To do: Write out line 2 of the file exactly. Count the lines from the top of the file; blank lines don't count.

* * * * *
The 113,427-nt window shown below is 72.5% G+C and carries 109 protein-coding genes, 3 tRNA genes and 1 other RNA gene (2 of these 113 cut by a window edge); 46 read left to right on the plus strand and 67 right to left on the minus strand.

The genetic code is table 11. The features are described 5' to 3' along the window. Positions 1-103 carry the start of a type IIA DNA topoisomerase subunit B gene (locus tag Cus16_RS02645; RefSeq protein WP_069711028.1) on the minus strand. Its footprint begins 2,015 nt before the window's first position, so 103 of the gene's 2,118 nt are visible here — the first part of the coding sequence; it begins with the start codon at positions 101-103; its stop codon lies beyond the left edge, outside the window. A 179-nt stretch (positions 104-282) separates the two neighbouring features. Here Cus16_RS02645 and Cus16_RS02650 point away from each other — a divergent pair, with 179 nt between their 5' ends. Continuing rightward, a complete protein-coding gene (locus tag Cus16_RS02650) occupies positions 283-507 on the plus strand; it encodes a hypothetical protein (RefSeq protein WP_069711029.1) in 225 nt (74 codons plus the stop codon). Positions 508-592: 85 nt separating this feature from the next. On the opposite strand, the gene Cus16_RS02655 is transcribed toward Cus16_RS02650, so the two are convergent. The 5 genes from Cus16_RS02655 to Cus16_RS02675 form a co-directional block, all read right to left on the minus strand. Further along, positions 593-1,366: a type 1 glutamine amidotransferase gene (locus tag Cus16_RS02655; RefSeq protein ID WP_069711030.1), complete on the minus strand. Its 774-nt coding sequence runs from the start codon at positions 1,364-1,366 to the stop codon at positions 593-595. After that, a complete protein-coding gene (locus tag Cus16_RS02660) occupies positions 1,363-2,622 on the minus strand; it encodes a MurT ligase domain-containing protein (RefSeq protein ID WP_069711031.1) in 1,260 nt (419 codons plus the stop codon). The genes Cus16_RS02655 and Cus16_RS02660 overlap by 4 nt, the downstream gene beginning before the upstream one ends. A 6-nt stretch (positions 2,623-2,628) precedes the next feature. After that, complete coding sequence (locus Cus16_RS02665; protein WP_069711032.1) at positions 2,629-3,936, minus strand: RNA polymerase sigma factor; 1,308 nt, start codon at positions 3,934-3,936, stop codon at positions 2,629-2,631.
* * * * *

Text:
The genetic code is table 11. The features are described 5' to 3' along the window. Positions 1-103 carry the start of a type IIA DNA topoisomerase subunit B gene (locus tag Cus16_RS02645; RefSeq protein WP_069711028.1) on the minus strand. Its footprint begins 2,015 nt before the window's first position, so 103 of the gene's 2,118 nt are visible here — the first part of the coding sequence; it begins with the start codon at positions 101-103; its stop codon lies beyond the left edge, outside the window. A 179-nt stretch (positions 104-282) separates the two neighbouring features. Here Cus16_RS02645 and Cus16_RS02650 point away from each other — a divergent pair, with 179 nt between their 5' ends. Continuing rightward, a complete protein-coding gene (locus tag Cus16_RS02650) occupies positions 283-507 on the plus strand; it encodes a hypothetical protein (RefSeq protein WP_069711029.1) in 225 nt (74 codons plus the stop codon). Positions 508-592: 85 nt separating this feature from the next. On the opposite strand, the gene Cus16_RS02655 is transcribed toward Cus16_RS02650, so the two are convergent. The 5 genes from Cus16_RS02655 to Cus16_RS02675 form a co-directional block, all read right to left on the minus strand. Further along, positions 593-1,366: a type 1 glutamine amidotransferase gene (locus tag Cus16_RS02655; RefSeq protein ID WP_069711030.1), complete on the minus strand. Its 774-nt coding sequence runs from the start codon at positions 1,364-1,366 to the stop codon at positions 593-595. After that, a complete protein-coding gene (locus tag Cus16_RS02660) occupies positions 1,363-2,622 on the minus strand; it encodes a MurT ligase domain-containing protein (RefSeq protein ID WP_069711031.1) in 1,260 nt (419 codons plus the stop codon). The genes Cus16_RS02655 and Cus16_RS02660 overlap by 4 nt, the downstream gene beginning before the upstream one ends. A 6-nt stretch (positions 2,623-2,628) precedes the next feature. After that, complete coding sequence (locus Cus16_RS02665; protein WP_069711032.1) at positions 2,629-3,936, minus strand: RNA polymerase sigma factor; 1,308 nt, start codon at positions 3,934-3,936, stop codon at positions 2,629-2,631.